New to game making

This is a discussion on New to game making within the Game Programming forums, part of the General Programming Boards category; I am very new to game programming (new to all programming, and have done nothing with games), but I am ...

  1. #1
    Registered User
    Join Date
    Mar 2008
    Posts
    65

    New to game making

    I am very new to game programming (new to all programming, and have done nothing with games), but I am the best my small organization has, so I am going to need to do all the programming and am going to need some help. We are going to use Blender, and anyone who has used it to make a game before and would help me would be much appreciated. Thanks!

    My first question is: where do I even start? We have a few blend files and we have all the planning done, but now where do I begin?

  2. #2

    Join Date
    May 2005
    Posts
    1,041
    Do you want to learn programming, or do you just want to make a game? Many (I'd even dare to say most) people that jump into programming just to make a game don't tend to stick with it (it's a lot harder than people think).

    Many people nowadays use pre-coded libraries to take care of the 'hard stuff.' This means you don't have to worry about the implementation details required behind hard stuff like rendering and physics.

    By the time I'd finally gained the skills necessary to actually write 'games' (e.g. the hard rendering and physics stuff) I'd gotten pretty much sick of programming in general, changed my major and have a job in a field completely unrelated to programming (just to give you my personal experience).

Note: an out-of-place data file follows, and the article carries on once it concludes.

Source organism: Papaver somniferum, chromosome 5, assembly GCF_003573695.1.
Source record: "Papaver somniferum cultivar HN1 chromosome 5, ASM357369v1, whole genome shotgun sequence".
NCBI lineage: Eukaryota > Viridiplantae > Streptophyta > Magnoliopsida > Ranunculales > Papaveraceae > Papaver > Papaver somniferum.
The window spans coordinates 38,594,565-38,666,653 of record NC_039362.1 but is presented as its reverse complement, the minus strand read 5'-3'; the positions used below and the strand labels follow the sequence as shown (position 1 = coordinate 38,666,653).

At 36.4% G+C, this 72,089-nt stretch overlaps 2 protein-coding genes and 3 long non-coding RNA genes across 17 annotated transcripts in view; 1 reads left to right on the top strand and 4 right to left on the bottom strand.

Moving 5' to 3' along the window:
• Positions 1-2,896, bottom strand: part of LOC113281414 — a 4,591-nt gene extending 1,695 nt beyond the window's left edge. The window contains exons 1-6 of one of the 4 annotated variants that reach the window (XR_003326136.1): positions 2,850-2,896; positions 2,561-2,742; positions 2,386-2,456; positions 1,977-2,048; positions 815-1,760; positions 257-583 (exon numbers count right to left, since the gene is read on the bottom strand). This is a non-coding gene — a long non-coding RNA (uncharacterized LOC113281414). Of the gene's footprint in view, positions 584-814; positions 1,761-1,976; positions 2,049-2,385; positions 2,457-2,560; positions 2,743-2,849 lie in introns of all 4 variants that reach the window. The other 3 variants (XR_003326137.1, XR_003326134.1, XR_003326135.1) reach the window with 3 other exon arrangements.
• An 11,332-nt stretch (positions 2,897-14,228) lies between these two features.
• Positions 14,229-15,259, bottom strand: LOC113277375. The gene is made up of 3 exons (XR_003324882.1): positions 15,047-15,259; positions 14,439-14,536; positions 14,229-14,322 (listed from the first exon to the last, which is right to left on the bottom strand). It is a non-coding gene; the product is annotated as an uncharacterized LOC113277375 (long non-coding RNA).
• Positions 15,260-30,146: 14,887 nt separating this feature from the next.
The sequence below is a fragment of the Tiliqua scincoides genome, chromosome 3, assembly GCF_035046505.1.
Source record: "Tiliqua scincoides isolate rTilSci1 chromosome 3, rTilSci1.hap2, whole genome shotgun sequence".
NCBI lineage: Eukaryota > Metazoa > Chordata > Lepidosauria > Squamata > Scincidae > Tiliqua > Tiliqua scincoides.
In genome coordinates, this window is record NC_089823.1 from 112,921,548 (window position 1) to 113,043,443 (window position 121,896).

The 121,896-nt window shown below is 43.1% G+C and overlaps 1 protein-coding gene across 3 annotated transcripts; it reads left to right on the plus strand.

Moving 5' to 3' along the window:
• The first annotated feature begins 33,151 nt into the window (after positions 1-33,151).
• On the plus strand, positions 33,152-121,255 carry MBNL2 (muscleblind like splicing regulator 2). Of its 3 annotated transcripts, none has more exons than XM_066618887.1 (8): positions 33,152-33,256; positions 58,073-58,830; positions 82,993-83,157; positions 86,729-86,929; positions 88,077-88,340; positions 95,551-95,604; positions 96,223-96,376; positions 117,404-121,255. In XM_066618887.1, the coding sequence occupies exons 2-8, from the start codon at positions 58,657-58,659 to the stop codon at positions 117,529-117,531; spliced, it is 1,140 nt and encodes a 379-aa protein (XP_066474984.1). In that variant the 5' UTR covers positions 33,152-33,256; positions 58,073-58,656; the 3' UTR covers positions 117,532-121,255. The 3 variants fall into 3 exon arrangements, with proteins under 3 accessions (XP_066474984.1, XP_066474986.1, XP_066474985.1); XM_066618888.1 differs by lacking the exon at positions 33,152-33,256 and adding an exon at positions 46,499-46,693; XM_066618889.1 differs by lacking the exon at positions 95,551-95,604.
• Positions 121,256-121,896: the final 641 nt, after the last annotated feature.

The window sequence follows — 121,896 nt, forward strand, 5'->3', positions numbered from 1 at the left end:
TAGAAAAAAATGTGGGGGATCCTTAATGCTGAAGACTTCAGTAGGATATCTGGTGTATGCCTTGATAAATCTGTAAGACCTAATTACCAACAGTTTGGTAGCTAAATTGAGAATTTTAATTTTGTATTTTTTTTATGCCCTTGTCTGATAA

A good way to see how other people are doing this is to go to gamedev.net and check out the image of the day. Luckily in the past few years it has become increasingly easier and easier to produce stunning games using many free and quite sophisticated game engines and libraries.
    I'm not immature, I'm refined in the opposite direction.

  3. #3
    Registered User
    Join Date
    Mar 2008
    Posts
    65
    I want to learn the programming. I normally wouldn't be making games, but I'm the only one my organization new who can pretend to start to program. I will check out some libraries and see where that gets me (maybe I could get some ideas) but I want to do a bit of the hard stuff. DO you know what blender is?

  4. #4
    Registered User
    Join Date
    Oct 2006
    Location
    UK/Norway
    Posts
    485
    Making games is hard. Doing it with a game engine is easier then starting from scratch, but it is still really hard. When I first started I wanted to make a fluid solver plugin to a 3d software. Took me one year to make anything else then console programs.

    What I am trying to say is that making something as advance as a game before you know the basic is almost impossible.

    Blender is a 3d program. One that I dont like very much. Programming and 3d animation has close to nothing in common.

    If you want to start making games, start simple.